‘Juice isn’t worth it’: Why Future said goodbye to Google’s AMP and didn’t look back

Four weeks ago, Future plc Inc disabled most of its sites that were on Accelerated Mobile Pages. He knew that this move came with risks: namely losing a lot of traffic since AMP is essentially open-source code that strips web pages so they load faster on mobile devices.

But Future also knew that this move could have a ton of upside: primarily, more alternative mobile pages to AMP on which it could sell ads. So far, the gamble has paid off.

“I estimate that between 80% and 90% of our volume is no longer using the AMP framework now that we have successfully migrated to our mobile sites,” said Stuart Forrest, Director of Audience Operations at Future.

Testing began last September when Future shut down the AMP versions of several sites, including Guitar Player, Live Science and Digital Camera World – titles that gave the publisher a broad representation of its actual readership. In January, it repeated the process, but for larger titles like Cinema Blend, which rely on mobile traffic.

At every stage of the process, Future’s audience operations team waited to see if disabling AMP would negatively impact traffic and subsequently the money made from it. It never was, he added. In fact, Cinema Blend traffic in January was up 30% year over year.

“There was no volume impact, and all the revenue impact that we were hoping for,” Forrest said.

That is, dropping AMP did not cost the publisher traffic from mobile devices. In fact, he made more money as a result of the move.

“AMP was for all intents and purposes a shortcut to a better web experience for readers, but the cost to us as publishers was less than good monetization for a variety of reasons,” Forrest said. “Now the identical monetization is much better.”

Not that any of this is necessarily a surprise to Future executives.

Like many publishers, they had been aware of AMP’s shortcomings almost as soon as it arrived in 2016: primarily, making money from these articles. To speed up the web, Google had to remove pages, which limited the types of ad units publishers could run. This left publishers with limited media on the AMP pages they could sell to advertisers.

To say the editors found the situation frustrating would be an understatement. And yet, they finally accepted it. Without AMP articles, publishers would struggle to display content in Google’s Top Stories mobile carousel, which accounted for the vast majority of organic search traffic for publishers. Few publishers could voluntarily say goodbye to such reach, especially those who can’t always bank on current events to generate interest.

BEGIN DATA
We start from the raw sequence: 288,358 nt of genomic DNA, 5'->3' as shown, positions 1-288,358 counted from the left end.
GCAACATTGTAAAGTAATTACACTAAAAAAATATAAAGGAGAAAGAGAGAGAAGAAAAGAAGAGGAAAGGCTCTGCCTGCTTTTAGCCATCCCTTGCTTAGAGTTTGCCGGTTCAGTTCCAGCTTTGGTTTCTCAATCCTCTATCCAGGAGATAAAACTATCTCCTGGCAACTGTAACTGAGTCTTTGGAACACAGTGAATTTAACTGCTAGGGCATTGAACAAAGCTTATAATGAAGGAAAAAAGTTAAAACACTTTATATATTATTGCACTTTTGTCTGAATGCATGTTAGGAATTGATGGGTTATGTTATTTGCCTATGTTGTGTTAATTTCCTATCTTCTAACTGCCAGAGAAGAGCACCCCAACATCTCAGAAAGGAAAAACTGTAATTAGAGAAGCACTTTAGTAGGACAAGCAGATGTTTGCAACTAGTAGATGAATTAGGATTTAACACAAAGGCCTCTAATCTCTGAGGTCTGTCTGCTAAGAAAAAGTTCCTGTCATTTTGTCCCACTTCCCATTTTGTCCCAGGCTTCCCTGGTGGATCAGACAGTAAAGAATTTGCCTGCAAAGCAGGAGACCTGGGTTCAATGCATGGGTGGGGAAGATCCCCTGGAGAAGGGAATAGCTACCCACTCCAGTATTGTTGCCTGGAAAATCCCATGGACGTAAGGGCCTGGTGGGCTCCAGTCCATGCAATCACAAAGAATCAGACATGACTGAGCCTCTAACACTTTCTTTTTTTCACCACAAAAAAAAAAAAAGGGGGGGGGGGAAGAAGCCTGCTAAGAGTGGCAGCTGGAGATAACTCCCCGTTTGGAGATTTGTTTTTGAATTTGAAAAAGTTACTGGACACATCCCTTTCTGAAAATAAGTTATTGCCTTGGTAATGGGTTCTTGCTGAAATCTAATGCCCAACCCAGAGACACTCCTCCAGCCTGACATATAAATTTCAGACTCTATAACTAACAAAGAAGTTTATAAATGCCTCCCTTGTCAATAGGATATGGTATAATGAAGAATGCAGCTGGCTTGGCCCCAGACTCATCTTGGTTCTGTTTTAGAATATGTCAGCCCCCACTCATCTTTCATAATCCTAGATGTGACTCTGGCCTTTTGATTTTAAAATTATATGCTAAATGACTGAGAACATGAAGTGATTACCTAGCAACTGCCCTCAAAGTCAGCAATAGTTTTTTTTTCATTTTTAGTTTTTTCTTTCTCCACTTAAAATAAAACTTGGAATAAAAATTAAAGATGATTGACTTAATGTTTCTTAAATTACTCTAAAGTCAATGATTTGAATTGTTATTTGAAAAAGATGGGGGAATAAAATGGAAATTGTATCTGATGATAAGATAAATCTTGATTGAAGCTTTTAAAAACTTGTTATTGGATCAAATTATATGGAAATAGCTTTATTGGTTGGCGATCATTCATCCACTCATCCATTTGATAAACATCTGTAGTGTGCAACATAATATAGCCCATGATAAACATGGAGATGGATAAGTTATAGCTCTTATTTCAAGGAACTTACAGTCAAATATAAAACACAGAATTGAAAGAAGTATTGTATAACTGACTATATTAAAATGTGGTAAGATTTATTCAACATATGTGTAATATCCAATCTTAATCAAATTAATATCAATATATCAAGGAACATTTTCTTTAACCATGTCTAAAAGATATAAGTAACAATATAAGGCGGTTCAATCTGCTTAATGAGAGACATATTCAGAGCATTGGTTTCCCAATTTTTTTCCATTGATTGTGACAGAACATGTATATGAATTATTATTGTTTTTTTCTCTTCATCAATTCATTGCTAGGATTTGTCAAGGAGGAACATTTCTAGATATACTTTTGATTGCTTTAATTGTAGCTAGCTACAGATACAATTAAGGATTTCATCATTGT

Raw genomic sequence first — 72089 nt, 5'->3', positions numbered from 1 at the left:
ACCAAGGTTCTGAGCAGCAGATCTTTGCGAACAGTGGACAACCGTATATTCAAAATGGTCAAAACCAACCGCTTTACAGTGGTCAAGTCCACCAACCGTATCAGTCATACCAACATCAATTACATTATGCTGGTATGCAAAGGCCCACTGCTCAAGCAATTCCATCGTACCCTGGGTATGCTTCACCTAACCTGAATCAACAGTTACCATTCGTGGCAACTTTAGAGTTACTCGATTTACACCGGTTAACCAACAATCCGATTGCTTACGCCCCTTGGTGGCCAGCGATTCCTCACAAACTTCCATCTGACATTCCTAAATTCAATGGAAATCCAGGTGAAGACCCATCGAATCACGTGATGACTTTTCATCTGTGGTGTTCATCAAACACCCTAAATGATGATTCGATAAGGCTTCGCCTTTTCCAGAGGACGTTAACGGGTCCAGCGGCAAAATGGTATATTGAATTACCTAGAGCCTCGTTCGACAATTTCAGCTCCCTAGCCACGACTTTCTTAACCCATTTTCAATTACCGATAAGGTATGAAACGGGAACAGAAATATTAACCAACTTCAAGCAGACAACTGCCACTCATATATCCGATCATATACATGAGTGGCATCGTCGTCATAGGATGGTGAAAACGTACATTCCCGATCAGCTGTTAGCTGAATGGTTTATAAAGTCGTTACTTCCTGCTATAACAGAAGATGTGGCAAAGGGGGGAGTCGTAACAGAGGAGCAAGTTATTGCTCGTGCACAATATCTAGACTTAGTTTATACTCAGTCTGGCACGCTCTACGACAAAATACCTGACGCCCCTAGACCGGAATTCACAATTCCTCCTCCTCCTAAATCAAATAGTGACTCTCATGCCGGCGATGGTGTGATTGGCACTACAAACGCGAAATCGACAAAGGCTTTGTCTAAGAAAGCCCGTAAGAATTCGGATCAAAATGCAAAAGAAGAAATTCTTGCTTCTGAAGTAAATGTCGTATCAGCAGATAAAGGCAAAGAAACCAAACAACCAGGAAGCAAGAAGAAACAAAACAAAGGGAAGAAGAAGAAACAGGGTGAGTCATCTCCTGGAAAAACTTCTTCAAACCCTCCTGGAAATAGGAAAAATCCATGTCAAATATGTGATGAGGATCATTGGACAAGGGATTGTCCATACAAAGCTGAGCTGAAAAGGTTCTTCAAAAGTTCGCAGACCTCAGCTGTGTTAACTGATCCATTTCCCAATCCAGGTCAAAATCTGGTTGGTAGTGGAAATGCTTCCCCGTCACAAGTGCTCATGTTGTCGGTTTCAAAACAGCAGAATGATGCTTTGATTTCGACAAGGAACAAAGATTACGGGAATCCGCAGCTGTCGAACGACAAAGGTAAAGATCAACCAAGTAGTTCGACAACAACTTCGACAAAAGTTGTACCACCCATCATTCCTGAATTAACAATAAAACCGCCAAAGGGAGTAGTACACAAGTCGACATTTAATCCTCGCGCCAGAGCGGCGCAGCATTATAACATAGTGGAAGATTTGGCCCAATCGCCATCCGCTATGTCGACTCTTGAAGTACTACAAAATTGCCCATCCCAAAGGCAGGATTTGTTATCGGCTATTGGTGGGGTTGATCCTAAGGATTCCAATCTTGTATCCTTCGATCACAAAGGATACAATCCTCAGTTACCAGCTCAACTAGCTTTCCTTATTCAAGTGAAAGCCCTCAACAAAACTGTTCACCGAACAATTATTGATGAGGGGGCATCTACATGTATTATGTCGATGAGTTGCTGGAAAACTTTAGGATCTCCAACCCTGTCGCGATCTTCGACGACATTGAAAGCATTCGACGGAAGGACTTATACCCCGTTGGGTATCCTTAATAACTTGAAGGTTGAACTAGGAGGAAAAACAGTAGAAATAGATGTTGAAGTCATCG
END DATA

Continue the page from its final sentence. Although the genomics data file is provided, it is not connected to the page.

“The advantage of AMP was that it was necessary to get into the Top Stories box, which was important for our brands because if our coverage of consumer electronics could cover the launch of a new iphone, which is a significant event in this area, but it’s not a story about whether Russia will invade Ukraine,” Forrest said.

Simply put, AMP was an offer Future couldn’t refuse — at least until last fall, when Google decided that AMP was no longer a prerequisite for visibility in its Top Stories carousel. From then on, other non-AMP stories started to rank. Future executives have taken notice.

“That means publishers can be in that carousel if their mobile site performed as well as AMP,” Forrest said.

That’s a big if. There is a level of technical skill required for web pages to load as fast or faster than AMP, which has held many publishers back. No wonder many publishers want to leave AMP but don’t think they can, at least not in Europe.

“A lot of publishers look at this [move], but very few take the brave step,” said Forrest, who chairs the organizing committee of the UK trade body Association of Online Publishers and has also launched its audience development task force. “If you look at some of the public domain tools for evaluating site speed, you will see that some of our peers are nowhere near fast enough to be able to disable AMP. So even if they wanted to, they have a lot work to do before you can.

For Future, this happened almost by accident through another project: focusing on core web vitals – specific factors that Google considers important in the overall user experience of a web page and, in ultimately, in search ranking – for its web pages, which included their mobile versions.

“It was the investment in the vital elements of the web that allowed us to move away from AMP,” Forrest said. “Above all, we focused on listening to Google’s advice to publishers to focus on creating a better experience for readers using the vital elements of the web, with ranking being the reward for those who made the investments needed.

The future is not an outlier here. As difficult as it is to replace AMP, more and more publishers are finding ways to do so. Matt Prohaska, CEO of Prohaska Consulting, elaborated on this point: “Most of our publisher clients have made this decision within the last three to six months. They felt the juice was no longer worth squeezing due to changes Google has made to how it ranks non-AMP stories.

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